What are the simplest ways of understanding your purpose in life? How can understanding your purpose improve your life?
Simon Sinek argues that finding your Why—or purpose—can help you make better choices in your work and your life that lead to greater fulfillment. That’s what he found in his own life after struggling with depression until he identified his purpose: “To inspire people to do what inspires them so that, together, we can change our world for the better.”
Keep reading to learn more about Sinek’s simple exercise for understanding your purpose in life.
Why Should You Understand Your Purpose in Life?
Purpose-driven people and organizations are more successful and fulfilled, and they contribute more to the world around them, according to Simon Sinek, best-selling author, coach, and popular TED Talk speaker. Find Your Why distills Sinek’s theory and his experience working with organizations and individuals into a workbook you can follow to understand your purpose in life and your strengths, or those of your organization.
According to Sinek, understanding your purpose in life means finding the single core belief that inspires you to do the work you choose to do and be the person you want to be in all spheres of your life. He believes every individual and organization has a purpose, though not everyone has discovered theirs or put it into words.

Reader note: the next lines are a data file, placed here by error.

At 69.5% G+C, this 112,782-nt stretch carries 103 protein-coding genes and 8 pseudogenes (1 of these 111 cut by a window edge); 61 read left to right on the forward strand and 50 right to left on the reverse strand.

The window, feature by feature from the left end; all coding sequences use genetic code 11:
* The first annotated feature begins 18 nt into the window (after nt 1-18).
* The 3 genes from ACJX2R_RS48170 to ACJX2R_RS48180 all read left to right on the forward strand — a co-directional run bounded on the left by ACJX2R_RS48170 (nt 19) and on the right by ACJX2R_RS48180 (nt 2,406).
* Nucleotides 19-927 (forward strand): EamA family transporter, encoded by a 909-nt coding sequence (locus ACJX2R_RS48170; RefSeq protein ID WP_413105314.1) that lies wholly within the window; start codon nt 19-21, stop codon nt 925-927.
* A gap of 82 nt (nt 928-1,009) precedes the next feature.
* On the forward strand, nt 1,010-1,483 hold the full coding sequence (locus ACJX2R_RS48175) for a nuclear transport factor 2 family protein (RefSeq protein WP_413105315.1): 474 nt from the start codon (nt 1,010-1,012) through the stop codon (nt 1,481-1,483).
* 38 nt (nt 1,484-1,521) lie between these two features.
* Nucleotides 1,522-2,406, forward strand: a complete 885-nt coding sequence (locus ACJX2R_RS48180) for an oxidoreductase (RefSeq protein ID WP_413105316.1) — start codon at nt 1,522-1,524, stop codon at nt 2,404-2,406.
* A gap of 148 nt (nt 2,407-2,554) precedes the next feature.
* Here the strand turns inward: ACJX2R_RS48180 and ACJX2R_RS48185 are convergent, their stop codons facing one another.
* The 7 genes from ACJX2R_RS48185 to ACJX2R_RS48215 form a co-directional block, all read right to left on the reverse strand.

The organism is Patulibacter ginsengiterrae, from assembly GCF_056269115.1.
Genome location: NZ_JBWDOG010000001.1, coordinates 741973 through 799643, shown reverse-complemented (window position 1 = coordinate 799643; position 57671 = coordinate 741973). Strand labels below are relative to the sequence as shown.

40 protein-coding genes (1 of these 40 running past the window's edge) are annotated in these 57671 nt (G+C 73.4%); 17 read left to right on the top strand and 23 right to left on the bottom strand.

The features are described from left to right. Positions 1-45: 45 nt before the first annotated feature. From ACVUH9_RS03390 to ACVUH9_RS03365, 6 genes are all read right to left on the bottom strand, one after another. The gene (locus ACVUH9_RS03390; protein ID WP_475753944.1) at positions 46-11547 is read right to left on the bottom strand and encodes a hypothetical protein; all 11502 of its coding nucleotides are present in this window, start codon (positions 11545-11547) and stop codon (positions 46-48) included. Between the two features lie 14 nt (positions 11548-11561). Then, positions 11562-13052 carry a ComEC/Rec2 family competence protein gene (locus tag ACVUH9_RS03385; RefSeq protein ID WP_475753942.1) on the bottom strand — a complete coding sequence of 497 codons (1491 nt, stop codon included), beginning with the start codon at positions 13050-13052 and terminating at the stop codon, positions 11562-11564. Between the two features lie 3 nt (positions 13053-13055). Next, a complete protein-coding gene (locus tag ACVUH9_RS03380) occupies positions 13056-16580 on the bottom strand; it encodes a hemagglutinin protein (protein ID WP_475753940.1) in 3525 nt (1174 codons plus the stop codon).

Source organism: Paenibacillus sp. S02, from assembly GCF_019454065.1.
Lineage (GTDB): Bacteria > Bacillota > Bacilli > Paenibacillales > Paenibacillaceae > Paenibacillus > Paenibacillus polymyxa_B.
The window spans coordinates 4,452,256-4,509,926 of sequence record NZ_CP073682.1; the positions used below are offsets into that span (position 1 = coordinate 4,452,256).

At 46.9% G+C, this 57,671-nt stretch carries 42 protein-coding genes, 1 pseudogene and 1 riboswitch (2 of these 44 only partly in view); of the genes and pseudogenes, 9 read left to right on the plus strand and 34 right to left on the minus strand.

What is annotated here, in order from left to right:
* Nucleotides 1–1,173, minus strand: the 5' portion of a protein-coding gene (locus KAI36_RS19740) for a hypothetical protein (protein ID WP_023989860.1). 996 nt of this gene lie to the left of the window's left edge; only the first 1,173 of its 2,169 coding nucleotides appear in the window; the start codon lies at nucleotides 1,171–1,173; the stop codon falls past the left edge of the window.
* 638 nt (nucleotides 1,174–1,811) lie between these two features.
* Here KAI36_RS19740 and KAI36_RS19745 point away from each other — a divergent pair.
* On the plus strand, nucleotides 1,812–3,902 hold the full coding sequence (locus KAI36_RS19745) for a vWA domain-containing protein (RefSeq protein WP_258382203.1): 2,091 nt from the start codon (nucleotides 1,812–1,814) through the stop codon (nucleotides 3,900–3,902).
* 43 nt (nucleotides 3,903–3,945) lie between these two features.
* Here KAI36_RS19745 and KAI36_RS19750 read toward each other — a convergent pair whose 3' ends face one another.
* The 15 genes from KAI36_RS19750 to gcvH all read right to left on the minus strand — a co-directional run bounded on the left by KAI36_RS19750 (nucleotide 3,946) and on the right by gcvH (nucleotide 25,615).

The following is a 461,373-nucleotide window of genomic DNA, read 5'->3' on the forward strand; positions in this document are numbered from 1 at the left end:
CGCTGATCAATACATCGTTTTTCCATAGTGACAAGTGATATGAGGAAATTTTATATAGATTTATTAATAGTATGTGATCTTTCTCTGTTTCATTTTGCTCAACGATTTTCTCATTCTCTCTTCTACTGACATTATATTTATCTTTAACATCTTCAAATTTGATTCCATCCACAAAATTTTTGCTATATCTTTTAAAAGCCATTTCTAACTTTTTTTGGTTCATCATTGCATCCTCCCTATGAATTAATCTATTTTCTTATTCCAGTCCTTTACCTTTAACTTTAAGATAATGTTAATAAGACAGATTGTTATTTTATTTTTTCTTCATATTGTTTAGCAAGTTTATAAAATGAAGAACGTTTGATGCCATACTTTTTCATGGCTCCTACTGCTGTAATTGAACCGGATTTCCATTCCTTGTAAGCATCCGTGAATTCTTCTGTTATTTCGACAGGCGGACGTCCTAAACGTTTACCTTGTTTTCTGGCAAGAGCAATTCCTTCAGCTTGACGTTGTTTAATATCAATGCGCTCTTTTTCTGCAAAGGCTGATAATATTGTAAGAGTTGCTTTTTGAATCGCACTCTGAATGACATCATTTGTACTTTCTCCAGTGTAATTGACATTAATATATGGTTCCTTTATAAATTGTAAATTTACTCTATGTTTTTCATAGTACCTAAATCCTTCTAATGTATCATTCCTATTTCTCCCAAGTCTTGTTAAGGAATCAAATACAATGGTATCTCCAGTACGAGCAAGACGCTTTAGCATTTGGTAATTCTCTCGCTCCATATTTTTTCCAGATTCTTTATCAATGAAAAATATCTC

The Purpose Discussion
To determine your Why and come up with a written statement, Sinek and his co-authors created a step-by-step process that individuals and groups can follow in a group discussion or workshop. Sinek’s process for understanding your purpose in life helps you or your team explore past experiences for insight into what moves you.
In this process, you’ll identify important stories in your personal or company experience, share them with a partner or group facilitator, and pull out themes. You’ll then distill these themes to write your Why or purpose statement.
(Shortform note: While Sinek argues that you can find your purpose by looking inward, Viktor Frankl argues the opposite in Man’s Search for Meaning. He contends that you can only find meaning out in the world—in other people or causes—not in your own mind.)
Stage 1: Tell Your Stories
To begin, share the stories you came up with with your partner. While you share, they should do two things:
- Take notes on the main ideas and feelings behind the stories, and capture: 1) the core action you took, and 2) the effect you had or aimed for.
- Highlight recurring words or concepts. Sinek emphasizes that these are the themes you’ll use in the next steps.
|How to Get to the Core of a Story|
As a partner, how can you determine which ideas and recurring concepts you should make note of? Here are four steps for getting to the core of a story and understanding what it’s really about:
1. Identify the facts of the story.
2. Identify the emotions behind the story through the other person’s words and body language.
3. Ask yourself what the story is really about. Stay silent as you observe what ideas and emotions come up.